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10 Lessons I learned on Twitter in November

Filed under: Uncategorized — Marshall Kirkpatrick @

I’m cleaning my house, watching Jason Calacanis’s 90 minute interview with Reid Hoffman and was inspired to dig into Little Bird’s LinkedIn data as a result. Christopher Penn‘s blog post about analyzing your Twitter history over 2014 inspired me to look at my history from this month. You can too at analytics.twitter.com.

And from that chain of great content, I was inspired to share 10 of my most popular Tweets from this month. I tweeted 200 times over the month, on average almost 7 times per day, so these are the top 5% with a little bit of editorial and framing this as lessons I learned, that I shared with my Twitter community and that resonated.

In order of most recent to least:

I liked this blog post, I shared a link to it in our Slack chat room for sharing cool stuff, our fabulous designer Jason Zeiber enjoyed it and posted the subheads. I thought that was a good value add and decided to one-up him by posting it on Twitter, using @ mentions to introduce relevant parties and people loved it. On one hand the lesson here is that, in ten different ways, startup growth is an ongoing process. But another lesson is that people really appreciate not just curation but summary and introduction. This one got over 4,100 impressions.

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Great explanation of how we might use wearables at work someday

Filed under: Uncategorized — Marshall Kirkpatrick @

I love push notifications – I made my career as a journalist with them, from the first stories I beat TechCrunch to (which led them to hire me as the first writer there) through crazy data hacks with multiple thresholds for push notifications for ReadWriteWeb. Now today as an entrepreneur, I use mobile push notifications to jump on opportunities to engage with key people in my life: market influencers, investors, my lawyer, a wide variety of people. I mostly chose high-value streams and get all their content sent by push.

But what does that look like for the market in general and in a future made up of wearable technologies? It’s a little hard to imagine as I sit in my office in the dark, with my phone charging next to me, lighting up with push notifications every 30 to 90 seconds. Other people aren’t going to deal with the level of signal to noise ratio I’m willing to, and most of the time our phones are in our pockets.

I loved this explanation from Bryan Mills on Annuity Outlook Magazine, in an article titled The Future of Client Engagement – Wearable Technology.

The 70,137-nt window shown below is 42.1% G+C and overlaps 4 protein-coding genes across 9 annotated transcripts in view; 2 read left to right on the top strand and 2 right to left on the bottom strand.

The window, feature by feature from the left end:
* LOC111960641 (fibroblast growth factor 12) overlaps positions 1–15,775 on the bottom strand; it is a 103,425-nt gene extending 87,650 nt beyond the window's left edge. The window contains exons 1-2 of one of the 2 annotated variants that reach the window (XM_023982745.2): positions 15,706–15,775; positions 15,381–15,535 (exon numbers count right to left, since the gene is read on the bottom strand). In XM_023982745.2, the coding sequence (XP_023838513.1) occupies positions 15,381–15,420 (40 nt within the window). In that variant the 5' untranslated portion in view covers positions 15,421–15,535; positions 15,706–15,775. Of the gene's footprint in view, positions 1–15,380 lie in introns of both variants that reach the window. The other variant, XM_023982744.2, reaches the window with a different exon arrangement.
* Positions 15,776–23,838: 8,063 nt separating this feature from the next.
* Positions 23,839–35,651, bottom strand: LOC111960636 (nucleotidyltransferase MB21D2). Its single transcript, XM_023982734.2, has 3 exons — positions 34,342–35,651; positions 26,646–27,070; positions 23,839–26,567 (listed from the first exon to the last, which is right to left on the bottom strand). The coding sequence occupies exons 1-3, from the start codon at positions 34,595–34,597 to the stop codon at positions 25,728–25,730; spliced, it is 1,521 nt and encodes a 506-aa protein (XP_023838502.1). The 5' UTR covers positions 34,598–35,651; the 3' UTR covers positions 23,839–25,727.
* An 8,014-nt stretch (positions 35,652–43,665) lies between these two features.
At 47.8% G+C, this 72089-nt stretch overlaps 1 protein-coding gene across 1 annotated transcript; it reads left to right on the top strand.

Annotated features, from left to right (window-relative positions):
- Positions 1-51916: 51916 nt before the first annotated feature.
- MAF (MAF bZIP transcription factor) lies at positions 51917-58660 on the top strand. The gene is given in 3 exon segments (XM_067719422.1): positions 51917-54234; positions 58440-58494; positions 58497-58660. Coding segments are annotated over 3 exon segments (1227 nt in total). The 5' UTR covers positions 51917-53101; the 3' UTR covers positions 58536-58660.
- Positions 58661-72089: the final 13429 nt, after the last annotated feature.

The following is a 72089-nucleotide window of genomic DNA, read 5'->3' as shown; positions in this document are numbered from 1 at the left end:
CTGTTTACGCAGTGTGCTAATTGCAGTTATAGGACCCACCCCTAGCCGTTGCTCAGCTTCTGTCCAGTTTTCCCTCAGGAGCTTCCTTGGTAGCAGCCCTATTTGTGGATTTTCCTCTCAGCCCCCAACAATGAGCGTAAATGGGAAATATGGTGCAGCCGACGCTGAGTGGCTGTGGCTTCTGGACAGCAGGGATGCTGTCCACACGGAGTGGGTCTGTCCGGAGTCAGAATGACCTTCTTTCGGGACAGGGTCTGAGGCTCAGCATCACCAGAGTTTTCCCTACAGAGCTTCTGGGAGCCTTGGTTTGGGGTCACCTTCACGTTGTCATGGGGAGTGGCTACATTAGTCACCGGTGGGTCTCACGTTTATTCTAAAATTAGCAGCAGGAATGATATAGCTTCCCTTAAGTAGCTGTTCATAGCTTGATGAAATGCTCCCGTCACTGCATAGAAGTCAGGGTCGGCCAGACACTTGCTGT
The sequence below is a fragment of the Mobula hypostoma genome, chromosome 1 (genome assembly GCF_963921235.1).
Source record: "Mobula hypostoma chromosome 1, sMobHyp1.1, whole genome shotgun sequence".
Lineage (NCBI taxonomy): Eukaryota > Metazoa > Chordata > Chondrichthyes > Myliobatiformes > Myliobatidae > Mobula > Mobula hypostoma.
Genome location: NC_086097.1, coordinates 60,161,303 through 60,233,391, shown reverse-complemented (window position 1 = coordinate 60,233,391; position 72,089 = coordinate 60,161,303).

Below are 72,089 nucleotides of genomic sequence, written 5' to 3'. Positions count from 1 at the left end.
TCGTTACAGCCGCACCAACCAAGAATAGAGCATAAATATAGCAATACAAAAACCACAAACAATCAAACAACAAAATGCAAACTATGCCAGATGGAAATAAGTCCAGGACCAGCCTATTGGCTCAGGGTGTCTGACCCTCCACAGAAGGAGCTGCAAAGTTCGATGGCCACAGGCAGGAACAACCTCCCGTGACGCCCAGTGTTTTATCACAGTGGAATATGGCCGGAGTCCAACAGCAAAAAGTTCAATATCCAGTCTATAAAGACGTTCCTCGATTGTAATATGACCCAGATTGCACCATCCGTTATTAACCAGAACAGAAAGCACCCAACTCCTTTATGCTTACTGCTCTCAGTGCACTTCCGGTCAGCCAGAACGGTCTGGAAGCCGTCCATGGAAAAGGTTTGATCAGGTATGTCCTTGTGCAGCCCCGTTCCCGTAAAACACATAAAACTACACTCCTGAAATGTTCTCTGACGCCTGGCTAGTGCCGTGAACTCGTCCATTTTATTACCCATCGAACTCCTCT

I think this goes beyond financial professionals, that’s just their audience. I think this kind of real time text update from VIP sources could be applicable to lots of people. One big question I have: is this level of real-time UX something users are excited about? If so, I want to build more of that. But I’m not sure that more than a handful of us are into it, like this at least.
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How to make a new professional connection by blogging

Filed under: Uncategorized — Marshall Kirkpatrick @

An incredible thing just happened: I got an email from my WordPress system telling me it just got a notification from someone else’s blogging system that someone has linked to a post on this blog! 🙂

Called a Track Back, these kinds of messages used to happen all the time. Now they are so noisy and spammy that almost no one uses them; and fewer people blog, it seems. But this is what blogging is made for: not just for blogging but for connecting.

The blogger in question is a professional development specialist named Kate Pinner. Kate puts up posts each weekend with a few curated links to things she found online that inspired learning on her part, she shares those links with her readers and then she offers some of her own perspective on what the links discuss.
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The power of note taking and re-reading

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I love taking and re-reading notes. Rereading your notes about an experience after some time has passed offers a whole new level of insight, I believe. I’m trying a new experiment now where I take notes about something in near real time, throw out open questions in my notes, put down working answers, then set an alarm to revisit those notes, questions and answers in a week. I’ll see if another week or month of experiences offer re-enforcement or revision of my thoughts. I’m really excited about this experiment and it’s one more reason I love Evernote.